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Once we realize how little of Arendt’s banality thesis hinges upon whether Eichmann was a liar or a believer of his own bullshit, we begin to see that there is something peculiar about the claim that Arendt was taken in by Eichmann.

As a simple empirical observation, the claim is perfectly plausible and unobjectionable, and indeed, as I’ve already said, can shed some interesting light on Arendt’s other ideas about performance and lying.

But Arendt’s critics want to use Eichmann the liar as a cudgel: not against Arendt in error (most philosophers make errors) or even against Arendt the dupe. No, they want to make Arendt into, if not an abettor of or apologist for evil, than at least an evader or minimizer of evil, who denies the wickedness of the Holocaust by insisting on the banality of one of its perpetrators.

Richard Wolin makes the point simply and directly:

It is at this point that the ultimate stakes of the debate over Eichmann’s “banality” emerge most clearly. For if Eichmann was “banal,” then the Holocaust itself was banal. There is no avoiding the fact that these two claims are inextricably intertwined.

And should the implication not be clear, he makes it plain:

What should have been clear then and should certainly be clear now is that if the Holocaust was banal, then it was not evil.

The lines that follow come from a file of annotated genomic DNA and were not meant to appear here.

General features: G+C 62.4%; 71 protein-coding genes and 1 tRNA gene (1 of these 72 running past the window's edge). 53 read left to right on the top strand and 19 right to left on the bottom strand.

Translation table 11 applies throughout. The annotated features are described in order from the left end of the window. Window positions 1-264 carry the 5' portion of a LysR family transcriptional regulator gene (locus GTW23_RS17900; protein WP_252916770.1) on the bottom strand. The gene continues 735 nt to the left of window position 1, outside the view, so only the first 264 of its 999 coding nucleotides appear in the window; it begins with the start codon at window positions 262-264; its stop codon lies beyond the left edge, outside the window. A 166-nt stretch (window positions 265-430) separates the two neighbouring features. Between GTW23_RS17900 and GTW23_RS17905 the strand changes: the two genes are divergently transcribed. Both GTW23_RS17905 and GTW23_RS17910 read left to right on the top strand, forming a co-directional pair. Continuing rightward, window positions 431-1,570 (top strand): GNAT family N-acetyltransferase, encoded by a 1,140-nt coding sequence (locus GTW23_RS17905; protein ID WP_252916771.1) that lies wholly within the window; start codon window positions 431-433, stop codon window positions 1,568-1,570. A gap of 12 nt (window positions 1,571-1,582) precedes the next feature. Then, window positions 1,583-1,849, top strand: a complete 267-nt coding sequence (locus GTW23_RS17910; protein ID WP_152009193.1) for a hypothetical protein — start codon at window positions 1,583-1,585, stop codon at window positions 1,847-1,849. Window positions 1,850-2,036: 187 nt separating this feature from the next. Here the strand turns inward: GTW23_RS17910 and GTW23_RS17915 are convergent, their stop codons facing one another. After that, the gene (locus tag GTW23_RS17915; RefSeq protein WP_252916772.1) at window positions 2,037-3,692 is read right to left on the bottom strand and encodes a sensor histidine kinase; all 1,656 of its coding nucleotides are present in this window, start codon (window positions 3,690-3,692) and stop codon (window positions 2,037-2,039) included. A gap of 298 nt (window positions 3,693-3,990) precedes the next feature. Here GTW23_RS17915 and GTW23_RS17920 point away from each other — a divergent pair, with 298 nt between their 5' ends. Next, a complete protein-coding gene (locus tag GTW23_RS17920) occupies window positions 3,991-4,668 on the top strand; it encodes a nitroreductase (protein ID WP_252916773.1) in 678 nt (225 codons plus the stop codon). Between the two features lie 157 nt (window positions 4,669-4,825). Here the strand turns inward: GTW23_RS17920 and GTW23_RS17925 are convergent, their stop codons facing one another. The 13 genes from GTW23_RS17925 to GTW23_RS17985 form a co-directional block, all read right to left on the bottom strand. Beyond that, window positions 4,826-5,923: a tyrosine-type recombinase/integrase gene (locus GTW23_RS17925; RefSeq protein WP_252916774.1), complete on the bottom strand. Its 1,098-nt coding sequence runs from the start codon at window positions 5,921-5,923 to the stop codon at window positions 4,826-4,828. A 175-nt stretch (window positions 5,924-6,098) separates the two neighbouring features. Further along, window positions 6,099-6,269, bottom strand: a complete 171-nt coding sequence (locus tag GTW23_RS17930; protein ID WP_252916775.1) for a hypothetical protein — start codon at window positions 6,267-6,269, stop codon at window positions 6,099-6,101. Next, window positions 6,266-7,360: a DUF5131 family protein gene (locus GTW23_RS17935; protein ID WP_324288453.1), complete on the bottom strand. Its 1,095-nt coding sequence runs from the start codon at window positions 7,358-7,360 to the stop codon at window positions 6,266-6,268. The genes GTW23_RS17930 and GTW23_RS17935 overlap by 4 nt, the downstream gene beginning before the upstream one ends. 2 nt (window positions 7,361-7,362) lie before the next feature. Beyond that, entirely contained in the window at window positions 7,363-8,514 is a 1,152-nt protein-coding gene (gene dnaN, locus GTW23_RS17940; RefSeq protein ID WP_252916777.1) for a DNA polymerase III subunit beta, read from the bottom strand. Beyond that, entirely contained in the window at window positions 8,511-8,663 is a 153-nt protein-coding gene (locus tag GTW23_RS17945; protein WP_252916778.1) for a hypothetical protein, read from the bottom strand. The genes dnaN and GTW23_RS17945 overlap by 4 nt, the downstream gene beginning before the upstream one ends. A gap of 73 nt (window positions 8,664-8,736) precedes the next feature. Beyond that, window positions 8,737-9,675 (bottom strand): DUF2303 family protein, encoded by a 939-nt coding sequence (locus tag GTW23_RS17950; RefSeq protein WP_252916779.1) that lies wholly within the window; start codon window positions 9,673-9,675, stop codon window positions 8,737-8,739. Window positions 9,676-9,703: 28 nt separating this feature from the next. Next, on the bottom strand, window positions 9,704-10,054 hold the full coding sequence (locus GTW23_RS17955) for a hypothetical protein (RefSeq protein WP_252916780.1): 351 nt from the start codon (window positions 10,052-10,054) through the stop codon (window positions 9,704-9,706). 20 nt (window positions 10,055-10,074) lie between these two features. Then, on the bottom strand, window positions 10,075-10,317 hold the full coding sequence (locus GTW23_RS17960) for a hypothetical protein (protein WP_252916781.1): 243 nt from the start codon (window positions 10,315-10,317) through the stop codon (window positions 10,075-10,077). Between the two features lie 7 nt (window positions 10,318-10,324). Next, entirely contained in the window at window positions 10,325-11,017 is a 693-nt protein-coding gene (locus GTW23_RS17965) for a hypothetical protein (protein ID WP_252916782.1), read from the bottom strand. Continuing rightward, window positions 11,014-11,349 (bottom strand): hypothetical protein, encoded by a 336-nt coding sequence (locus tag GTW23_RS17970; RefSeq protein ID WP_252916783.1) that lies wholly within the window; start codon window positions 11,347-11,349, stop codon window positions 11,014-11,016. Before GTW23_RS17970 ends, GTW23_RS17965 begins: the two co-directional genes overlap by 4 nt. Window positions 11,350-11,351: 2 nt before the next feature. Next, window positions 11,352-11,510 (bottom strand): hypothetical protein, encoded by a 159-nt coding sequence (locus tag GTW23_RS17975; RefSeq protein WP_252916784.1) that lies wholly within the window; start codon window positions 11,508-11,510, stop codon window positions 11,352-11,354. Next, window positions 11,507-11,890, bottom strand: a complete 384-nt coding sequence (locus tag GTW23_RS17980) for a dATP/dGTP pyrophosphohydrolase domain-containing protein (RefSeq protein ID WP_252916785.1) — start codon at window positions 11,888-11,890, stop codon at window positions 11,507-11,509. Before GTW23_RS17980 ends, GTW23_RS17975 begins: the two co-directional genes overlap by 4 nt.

It’s not clear how any of this follows logically (if Jefferson was a benevolent slaveholder, does slavery become benevolent?), but Arendt’s point was just the opposite: the Holocaust was evil, Eichmann was banal, and the terrifying puzzle at the heart of it all—she called it “fearsome, word-and-thought-defying”—was how could such a smallness be a source, if not the source, of such a terrible largeness?

Lipstadt is more balanced and circumspect in her final judgment of Arendt, but she too ventures into some strange territory.

Lipstadt begins with a claim about Arendt and Eichmann in Jerusalem that, on its own terms, is straightforward enough:

Her work, even as it tried to explain critical aspects of the most extensive genocide in human history, submerged the most fundamental and indispensable elements of this event. She ignored the bedrock of the Holocaust: the long, tortured (torturing) history of anti-Semitism.

Nor, however, can one dismiss the way in which she so seamlessly elided the ideology that was at the heart of this genocide. She related a version of the Holocaust in which anti-Semitism played a decidedly minor role.